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Closer - The home of longitudinal research

Gambling behaviours

A row of gambling slot machinesLongitudinal population studies are uniquely placed to explore the factors that cause people to start, continue and stop gambling at different points in their lives, help to understand more about how people move in and out of harmful play and treatment, and examine changes over time and across generations. 

Key messages

  • Research using data from longitudinal population studies found that problem gambling behaviours are associated with poor mental health, involvement in crime and potentially harmful use of drugs and alcohol. It also highlights that the only gambling activity of study participants showing a consistent increase is online gambling and betting.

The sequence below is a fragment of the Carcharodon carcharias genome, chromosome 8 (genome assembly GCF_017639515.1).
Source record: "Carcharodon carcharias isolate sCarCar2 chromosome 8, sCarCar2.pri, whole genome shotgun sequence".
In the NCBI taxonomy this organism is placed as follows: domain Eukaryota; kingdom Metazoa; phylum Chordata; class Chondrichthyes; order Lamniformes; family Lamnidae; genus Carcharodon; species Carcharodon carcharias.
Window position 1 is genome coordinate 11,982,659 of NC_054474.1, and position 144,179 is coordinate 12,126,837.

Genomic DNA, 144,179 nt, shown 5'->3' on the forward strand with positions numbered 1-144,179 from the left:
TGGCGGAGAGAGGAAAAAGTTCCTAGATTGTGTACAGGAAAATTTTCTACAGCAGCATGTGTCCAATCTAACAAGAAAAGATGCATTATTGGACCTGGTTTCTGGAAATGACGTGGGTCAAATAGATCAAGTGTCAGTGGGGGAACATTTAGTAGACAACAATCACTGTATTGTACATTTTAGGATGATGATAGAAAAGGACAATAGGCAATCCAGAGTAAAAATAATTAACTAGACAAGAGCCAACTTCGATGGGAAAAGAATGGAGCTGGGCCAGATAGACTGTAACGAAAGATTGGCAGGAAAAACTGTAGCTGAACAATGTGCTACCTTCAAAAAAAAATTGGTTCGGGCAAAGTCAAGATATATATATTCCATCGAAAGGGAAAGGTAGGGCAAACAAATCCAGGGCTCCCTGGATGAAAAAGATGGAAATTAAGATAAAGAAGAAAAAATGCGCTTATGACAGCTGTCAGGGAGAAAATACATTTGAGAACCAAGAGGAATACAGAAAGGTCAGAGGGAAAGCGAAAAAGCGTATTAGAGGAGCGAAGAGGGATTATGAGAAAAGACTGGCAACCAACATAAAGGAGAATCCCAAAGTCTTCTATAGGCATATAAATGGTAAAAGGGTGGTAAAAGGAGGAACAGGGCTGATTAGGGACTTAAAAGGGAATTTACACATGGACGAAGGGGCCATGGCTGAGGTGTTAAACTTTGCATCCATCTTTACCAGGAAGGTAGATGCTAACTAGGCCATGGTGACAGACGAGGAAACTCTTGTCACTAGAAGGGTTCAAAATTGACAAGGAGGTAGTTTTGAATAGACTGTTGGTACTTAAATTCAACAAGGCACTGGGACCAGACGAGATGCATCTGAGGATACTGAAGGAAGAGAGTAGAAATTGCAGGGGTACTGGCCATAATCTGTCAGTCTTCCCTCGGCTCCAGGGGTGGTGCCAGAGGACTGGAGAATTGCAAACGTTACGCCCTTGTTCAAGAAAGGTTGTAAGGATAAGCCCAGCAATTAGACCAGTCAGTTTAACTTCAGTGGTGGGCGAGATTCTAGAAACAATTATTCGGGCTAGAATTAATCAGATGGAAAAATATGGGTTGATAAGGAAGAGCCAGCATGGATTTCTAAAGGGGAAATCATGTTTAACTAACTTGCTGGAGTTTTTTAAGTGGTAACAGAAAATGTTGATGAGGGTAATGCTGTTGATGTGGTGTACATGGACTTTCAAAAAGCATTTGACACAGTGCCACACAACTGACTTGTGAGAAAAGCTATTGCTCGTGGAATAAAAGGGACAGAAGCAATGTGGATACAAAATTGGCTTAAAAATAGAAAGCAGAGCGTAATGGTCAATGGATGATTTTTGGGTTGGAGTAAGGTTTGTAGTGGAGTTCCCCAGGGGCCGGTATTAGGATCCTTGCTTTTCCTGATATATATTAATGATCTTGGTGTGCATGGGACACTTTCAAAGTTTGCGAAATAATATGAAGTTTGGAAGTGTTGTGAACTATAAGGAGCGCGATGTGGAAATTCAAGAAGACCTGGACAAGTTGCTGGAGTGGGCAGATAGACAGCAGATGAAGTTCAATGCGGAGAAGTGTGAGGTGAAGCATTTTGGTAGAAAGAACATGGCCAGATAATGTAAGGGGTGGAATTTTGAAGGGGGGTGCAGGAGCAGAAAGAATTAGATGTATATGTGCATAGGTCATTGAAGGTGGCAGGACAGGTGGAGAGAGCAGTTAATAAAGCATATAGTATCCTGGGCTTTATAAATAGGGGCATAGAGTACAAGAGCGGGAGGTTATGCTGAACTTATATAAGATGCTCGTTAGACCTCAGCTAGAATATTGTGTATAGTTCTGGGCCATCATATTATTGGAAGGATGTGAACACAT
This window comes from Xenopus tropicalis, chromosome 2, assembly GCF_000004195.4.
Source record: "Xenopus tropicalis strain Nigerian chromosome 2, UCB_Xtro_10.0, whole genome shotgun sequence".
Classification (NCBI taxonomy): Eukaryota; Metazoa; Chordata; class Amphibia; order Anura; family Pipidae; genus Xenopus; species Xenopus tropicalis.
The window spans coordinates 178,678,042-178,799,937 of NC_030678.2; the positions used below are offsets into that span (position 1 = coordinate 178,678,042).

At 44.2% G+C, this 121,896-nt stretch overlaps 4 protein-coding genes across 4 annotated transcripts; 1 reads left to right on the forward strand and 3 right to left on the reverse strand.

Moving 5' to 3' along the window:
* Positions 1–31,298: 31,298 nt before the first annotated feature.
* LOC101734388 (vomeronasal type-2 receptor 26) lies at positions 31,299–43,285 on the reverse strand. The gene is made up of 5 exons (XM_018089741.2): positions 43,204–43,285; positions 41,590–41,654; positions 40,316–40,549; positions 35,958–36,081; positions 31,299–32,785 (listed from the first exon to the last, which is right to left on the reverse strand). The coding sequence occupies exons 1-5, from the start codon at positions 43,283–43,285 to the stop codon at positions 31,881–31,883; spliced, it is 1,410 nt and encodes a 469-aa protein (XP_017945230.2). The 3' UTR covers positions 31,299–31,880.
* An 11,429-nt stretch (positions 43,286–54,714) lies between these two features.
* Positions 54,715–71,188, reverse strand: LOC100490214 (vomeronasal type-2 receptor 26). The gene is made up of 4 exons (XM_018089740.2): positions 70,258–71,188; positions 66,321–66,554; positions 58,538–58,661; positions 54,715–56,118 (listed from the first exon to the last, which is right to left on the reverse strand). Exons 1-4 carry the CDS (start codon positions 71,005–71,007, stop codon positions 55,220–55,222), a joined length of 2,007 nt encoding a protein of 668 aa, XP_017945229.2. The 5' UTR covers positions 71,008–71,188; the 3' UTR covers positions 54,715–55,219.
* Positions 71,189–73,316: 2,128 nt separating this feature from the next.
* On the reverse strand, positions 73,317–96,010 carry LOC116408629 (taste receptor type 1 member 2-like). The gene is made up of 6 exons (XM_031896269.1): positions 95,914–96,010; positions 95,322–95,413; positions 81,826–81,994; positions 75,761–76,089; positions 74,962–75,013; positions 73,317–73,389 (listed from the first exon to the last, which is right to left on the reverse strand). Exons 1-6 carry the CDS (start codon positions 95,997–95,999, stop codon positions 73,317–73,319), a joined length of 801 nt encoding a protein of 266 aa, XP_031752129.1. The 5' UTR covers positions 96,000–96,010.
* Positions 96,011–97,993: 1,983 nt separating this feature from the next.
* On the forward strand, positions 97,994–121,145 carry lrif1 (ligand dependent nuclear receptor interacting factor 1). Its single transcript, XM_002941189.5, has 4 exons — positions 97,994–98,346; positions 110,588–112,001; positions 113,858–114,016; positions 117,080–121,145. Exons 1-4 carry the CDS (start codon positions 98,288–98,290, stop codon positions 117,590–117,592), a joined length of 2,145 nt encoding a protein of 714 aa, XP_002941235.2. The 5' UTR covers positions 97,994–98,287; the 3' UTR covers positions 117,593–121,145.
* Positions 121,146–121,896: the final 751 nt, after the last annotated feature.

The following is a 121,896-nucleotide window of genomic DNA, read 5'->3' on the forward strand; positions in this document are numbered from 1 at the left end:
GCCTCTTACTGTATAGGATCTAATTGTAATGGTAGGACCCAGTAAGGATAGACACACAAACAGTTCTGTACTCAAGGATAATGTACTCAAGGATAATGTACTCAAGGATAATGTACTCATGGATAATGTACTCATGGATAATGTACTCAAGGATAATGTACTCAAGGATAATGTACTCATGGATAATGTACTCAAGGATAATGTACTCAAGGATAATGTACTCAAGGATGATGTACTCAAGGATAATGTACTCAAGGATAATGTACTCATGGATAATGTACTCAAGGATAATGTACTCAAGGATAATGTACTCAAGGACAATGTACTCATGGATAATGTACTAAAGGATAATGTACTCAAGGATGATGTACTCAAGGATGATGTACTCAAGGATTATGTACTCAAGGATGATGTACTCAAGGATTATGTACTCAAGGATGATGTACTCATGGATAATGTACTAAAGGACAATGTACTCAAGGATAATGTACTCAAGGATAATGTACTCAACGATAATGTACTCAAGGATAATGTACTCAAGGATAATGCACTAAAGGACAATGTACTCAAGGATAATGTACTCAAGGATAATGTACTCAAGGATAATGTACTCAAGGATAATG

• There is limited research examining gambling prevalence and behaviours in the UK and the associated social and economic costs and benefits. This lack of independent research affects the ability of academics and policymakers to understand fully the impacts of gambling to individuals and society as a whole. New research is needed to explore and understand how individual gamblers’ behaviour changes over time.  
  • When designing interventions for problem gambling, it is important to recognise the relationship between other factors that may be associated with this type of behaviour, including mental health and the home environment. 


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